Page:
Fancy wool-blend formalwear: dry-clean after every wearing?
April 26, 2014 11:58 AM   Subscribe

I recently acquired a beautiful, brand new designer dress that's much nicer than anything I've had in my wardrobe before. I've worn it once and have been hanging it up to air out. Is it better to get it dry cleaned before storing it, or will it be easier on the fabric to put it away in its worn-once state? I don't want to put unnecessary stress on the fabric from the dry cleaning process, but I really, really don't want to find moth holes in the dress several months from now, either.

The dress is 18% wool, 82% synthetic with a 100% silk liner. The outer fabric has a delicate chiffon-like texture. The dress has elaborate drapes and gathers, and I would be hesitant to try hand-washing it. The label says "specialist dry clean only."

If it weren't for the wool component of the fabric I think I would hang the dress up in my closet after a good airing, but I am worried that the traces of skin oils or sweat will attract moths.
posted by Orinda to Clothing, Beauty, & Fashion (6 answers total) 1 user marked this as a favorite
Best answer: You can always hang it in a dress bag with mothballs thrown into the bottom.
posted by DarlingBri at 12:13 PM on April 26, 2014 [1 favorite]

Best answer: I worked at a dry cleaning place once, an "upscale" one where we charged an obscene amount of money to clean the fancy clothes of rich folks.

You would not believe how easily and how often things get destroyed while being dry cleaned. Or lost

If the dress is wearable and clean, DO NOT dry clean it until you must.
posted by quincunx at 12:40 PM on April 26, 2014 [5 favorites]

Either way it will need dry cleaning eventually, and you might want to take less valuable pieces to different cleaners in your area to find one you like. I'm lucky enough to have a local place that does "organic" dry cleaning, so things don't come back all chemical stinky. They are more expensive than the other places in town, but they have never damaged anything I've taken them. From silk sweaters to wool comforters, all done right.

But if you aren't going to dry clean it right now, do take DarlingBri's advice about moth protection. It may not smell great, but moths are EVIL and love to eat your favorite things.
posted by monopas at 1:11 PM on April 26, 2014

Were you wearing a slip/camisole or a dress shield at the armpit? Did you get warm enough to perspire? Were you wearing body lotion?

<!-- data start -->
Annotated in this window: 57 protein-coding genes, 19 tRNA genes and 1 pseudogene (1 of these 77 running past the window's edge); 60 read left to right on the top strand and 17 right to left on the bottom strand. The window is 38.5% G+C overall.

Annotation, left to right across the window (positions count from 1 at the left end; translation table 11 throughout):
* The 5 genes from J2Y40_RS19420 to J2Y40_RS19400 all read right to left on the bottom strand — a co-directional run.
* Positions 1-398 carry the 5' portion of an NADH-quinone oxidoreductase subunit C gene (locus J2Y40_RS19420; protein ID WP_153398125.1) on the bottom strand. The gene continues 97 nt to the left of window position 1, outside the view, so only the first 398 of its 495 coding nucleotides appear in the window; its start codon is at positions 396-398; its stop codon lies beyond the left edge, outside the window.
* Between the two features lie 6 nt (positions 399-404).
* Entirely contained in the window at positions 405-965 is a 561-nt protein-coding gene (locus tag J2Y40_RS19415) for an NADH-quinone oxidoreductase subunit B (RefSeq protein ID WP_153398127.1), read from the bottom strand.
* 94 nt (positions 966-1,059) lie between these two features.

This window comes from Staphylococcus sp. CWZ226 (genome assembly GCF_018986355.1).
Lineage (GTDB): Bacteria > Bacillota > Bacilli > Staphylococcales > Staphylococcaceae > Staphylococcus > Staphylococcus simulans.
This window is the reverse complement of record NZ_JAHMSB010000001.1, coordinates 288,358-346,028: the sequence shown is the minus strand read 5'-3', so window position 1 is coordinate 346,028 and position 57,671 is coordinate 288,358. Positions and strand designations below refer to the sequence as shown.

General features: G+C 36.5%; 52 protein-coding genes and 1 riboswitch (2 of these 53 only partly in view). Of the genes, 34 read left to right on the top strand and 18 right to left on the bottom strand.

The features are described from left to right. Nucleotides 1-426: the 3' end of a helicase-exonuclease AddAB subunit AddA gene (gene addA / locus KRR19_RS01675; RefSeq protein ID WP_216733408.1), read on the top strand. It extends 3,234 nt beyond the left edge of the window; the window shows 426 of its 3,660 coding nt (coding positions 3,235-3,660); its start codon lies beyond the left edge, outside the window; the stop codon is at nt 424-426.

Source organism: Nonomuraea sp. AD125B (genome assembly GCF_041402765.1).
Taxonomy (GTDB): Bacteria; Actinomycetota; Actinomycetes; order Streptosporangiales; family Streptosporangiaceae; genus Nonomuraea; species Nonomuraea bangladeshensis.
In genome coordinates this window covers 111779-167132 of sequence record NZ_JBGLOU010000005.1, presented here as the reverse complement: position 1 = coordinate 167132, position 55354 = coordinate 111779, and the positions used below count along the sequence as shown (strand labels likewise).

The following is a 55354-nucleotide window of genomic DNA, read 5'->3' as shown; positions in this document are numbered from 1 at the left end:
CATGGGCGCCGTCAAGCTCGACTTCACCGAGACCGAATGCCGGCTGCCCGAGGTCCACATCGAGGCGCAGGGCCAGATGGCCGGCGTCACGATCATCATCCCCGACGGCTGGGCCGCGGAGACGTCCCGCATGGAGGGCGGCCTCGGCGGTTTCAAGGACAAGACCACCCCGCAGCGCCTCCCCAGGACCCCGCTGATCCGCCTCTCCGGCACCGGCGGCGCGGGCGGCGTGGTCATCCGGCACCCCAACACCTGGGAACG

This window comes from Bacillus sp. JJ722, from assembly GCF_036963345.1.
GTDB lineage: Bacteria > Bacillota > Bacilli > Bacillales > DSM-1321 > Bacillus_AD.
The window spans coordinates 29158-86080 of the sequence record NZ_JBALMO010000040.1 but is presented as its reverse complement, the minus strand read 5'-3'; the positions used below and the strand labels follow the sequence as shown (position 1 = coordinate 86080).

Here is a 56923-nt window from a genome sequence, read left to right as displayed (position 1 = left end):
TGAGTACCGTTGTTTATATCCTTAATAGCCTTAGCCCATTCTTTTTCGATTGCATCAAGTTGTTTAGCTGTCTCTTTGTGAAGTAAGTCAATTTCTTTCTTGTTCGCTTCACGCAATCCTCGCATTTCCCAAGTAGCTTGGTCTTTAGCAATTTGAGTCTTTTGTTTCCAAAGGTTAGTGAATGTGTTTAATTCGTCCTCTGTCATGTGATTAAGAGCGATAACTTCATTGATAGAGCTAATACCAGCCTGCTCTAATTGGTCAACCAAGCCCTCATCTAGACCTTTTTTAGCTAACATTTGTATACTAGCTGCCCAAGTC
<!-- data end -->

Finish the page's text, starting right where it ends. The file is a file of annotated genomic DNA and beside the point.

I spot clean my St John wools, fold them in tissue, and store them in drawers with moth sachets. I've had no problems yet, but I have no proof beyond personal experience that this is good for the clothes, so take it with a grain of salt. Also, I always wear some sort of slip/cami/tights under them.

To spot clean the armpits, I take a clean dry white washcloth and hold it on the outside of the armpit. I take a slightly damp clean white washcloth and place it against the inside of the armpit. Then I very firmly squeeze my hands together, moving the hand on the damp cloth along the armpit. Then I get a two fresh clean dry white washcloth and put it in place of the damp ones (the one that was dry will now have some dampness) and repeat the squeezing until everything is dry. It's just water that I use, not any soap or solvent.

When I had the one dress last dry-cleaned, I called the St. John store in town and asked them which cleaner they recommended. I'd call your highest-end local shop and ask them the same question when it's time to have your garment cleaned.
posted by crush-onastick at 7:18 AM on April 27, 2014

I rarely dry clean anything. I wear appropriate undergarments (slips) and let things air in my closet, on robust, wooden hangers. Rather than mothballs (YUK!) I'd use cedar balls.

Cedar smells great and is natural. Mothballs, are neither of those things.
posted by Ruthless Bunny at 9:36 AM on April 27, 2014

Response by poster: Thanks for all the advice. I think I'll go with the dress bag + moth balls idea. The dress is effectively sleeveless (though with draping over the shoulders) so the armpit area is probably not as much of a concern as it would be in a garment with sleeves.

I have not had good results from using small pieces of cedar with my woolens. I've stored my wool sweaters with cedar blocks and they still came out with holes. I have some classic moth balls on hand, though, and although it's true that the active ingredient is not very nice, I'm not worried about transient exposure and will air out the dress before wearing.
posted by Orinda at 5:30 PM on April 27, 2014

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